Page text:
Event Coordination –

How to co-ordinate a big event

 

What makes an event outstanding depends on the goal you set upfront for the event. Ie: implement or impact!

A whole lot of decisions are impacted upon depending on that choice.

– Standard of excellence

– Levels of communication

– Involvement of teams

– Expenditure.

 

Our goal should be to create an event with a standard of excellence that truly represents God. Creativity, expressions of team, faith and faithfulness are all key words that lead to excellence.

 

Talk about different size churches having different financial constraints etc…

 

Practical co-ordination of a big event. (in chronological order)

 

Set the theme way in advance (creative) 

It affects:-

– Media

– Advertising

– Communication

– Decor

 

Take into account in setting the theme, the goal of the event, the audience you are expecting and the message you want to communicate.

 

Assemble an administration team. (The key to admin is to be exceptionally organised but as much as possible invisible)

Bad administration brings focus off of the actual event purpose and onto the administration or lack of it.

Good administration creates a firm platform for the purpose of the event to ride off the back of and makes the purpose of the event become the main thing.

 

Establish what teams are necessary for the type of event you are holding

 

Signage and Promotion

Budget/Honorarium/Gifts

Hosting

Transport

Call line

Web-Site

Translation Hardware

Equipment Hire

Session Recording

Event Program

Accomodation Deals

Security

Welcoming Team

Décor

Book Shop

Facility Setup

Generator Backup

Registrations

Resources

First Aid

Elderly

Lanyards and Badges

Car Guards and Parking

Child Care

Info table

Tea Trolleys

Welcome Packs

Food

Media/Projection/Atmospherics/Camera

Bands

Looking after/Drinks for Preacher

Facility clean up

 

Appoint captains of teams:-

Run in their gifting

Capable of trouble shooting

Good Communicators

Good delegators but leaders by example

Must be able to get people on board. (So why is it the captains responsibility to get guys? It becomes His/her team and much more ownership results)

 

Determine numbers of people required for each team of involvement.

 

Determine Deadlines

Meet with captains and set individual task deadlines for each area of administration based on a workable timeline.

 

Set strategic meetings in advance with captains of teams to make sure all is on track and to envision them.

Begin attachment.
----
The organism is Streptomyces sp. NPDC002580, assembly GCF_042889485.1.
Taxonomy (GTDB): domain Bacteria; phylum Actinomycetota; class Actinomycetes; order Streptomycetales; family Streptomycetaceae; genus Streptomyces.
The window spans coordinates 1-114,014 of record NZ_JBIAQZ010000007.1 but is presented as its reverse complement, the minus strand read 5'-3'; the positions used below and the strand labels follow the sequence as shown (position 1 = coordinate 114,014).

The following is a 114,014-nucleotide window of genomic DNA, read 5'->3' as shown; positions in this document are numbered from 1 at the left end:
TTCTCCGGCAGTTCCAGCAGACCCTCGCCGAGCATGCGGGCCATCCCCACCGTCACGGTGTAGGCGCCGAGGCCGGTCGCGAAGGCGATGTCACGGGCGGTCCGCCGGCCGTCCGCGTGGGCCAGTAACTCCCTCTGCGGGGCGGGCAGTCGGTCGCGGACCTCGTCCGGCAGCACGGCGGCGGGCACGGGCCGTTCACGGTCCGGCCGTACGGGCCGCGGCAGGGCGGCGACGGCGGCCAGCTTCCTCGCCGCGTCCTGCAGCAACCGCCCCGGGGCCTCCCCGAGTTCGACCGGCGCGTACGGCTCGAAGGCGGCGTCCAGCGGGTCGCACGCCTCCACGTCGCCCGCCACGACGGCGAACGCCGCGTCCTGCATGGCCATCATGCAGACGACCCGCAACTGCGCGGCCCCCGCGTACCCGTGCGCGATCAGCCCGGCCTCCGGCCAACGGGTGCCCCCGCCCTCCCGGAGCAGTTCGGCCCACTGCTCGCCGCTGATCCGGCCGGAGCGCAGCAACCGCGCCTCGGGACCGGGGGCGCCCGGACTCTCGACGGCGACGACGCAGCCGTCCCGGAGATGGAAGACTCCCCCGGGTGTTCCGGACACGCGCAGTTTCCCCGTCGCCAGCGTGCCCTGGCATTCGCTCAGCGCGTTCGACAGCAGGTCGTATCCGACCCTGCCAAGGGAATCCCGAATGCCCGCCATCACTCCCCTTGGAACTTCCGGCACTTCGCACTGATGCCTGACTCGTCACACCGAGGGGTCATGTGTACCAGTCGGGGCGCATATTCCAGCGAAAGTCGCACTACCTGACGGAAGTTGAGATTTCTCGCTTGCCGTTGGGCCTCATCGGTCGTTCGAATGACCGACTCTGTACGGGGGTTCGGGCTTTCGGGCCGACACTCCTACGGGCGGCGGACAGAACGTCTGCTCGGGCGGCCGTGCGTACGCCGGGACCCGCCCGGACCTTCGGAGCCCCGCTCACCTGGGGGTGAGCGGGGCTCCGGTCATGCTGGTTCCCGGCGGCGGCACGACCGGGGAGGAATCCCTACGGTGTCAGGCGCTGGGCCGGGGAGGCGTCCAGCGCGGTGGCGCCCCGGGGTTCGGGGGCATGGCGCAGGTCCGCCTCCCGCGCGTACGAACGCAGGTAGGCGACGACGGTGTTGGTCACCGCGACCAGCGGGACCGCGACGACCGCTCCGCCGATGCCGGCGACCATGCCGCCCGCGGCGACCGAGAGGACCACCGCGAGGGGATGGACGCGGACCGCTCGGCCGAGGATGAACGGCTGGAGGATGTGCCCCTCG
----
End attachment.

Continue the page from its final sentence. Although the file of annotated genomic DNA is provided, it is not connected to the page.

Insist on and set together with the captain at least two meetings where he envisions/trains the team if necessary.

 

Determine equipment needs within each team.

Each team thinks through requirements and puts together a budget request.

 

Set a date by which budgetary request must be submitted.

 

Determine budgetary income from sources such as:-

Registration fees (faith component needed to anticipate number attending as many budgetary decisions need to be made prior to knowing the number of delegates)

Sales of food etc

Aim to cover costs not to exploit the situation.

 

Adjust the budgetary requests if necessary to align with expected income and release guys to spend according to the budget agreed upon.

 

Have various teams submit signage requirements to the signage captain so that they can be printed well in advance.

 

Encourage guys to be creative thinkers.  Money often squashes creativity!!!

 

Determine procedures and processes for each area of activity.

People flow is one of the most critical starting points in determining procedures as it governs how you handle other things such as: registrations, food, child care, access to the auditorium, signage and communication.

 

Rank areas of activity in line with the importance of the activity. This will help determine how sub-ranked activities procedures are handled.  For eg. Knowing what procedure you are adopting for handling registrations at the event helps you determines, where signage goes, where child care check in points are, which access points are to be manned with welcomers etc. Another example would be that once the program of the event is set, procedures for things such as tea times, food times and venue setup for breakout sessions can be structured and included in the informative media component of your sessions or event brochure.

 

Another critical procedure to decide upon very early on is how pre-registering will take place.  Various options will be: Web, Sundays involvement table, Church office etc.

 

Communication with delegates

As soon as pre-registrations open, start communicating with delegates and keep them informed as to how their registration has been handled.

 

Establish a comprehensive database of registrations in order to facilitate communication and aspects of registration such as badge printing and budget reconciliation.

Fields you will want to adequately handle your comms needs will be:-

First Name, Surname, Church, Cell Number, Alternate Number, Email Address, paid, Sms sent, Email Sent, Printed

If you do this a number of useful tools are available at a minimal to no cost to help achieve an excellent standard of communication with delegates with very little effort.

Some programs that feed off of a database such as an excel spreadsheet are programs like:-

Bulk sms tools such as sms portal. www.smsportal.com

Mail merge emails using word

Badge printing through merged database in word.

 

If using a mail merge program you are able to personalise each email/sms which also creates a sense of security in the delegates and speaks volumes with regard to intentionally caring for people.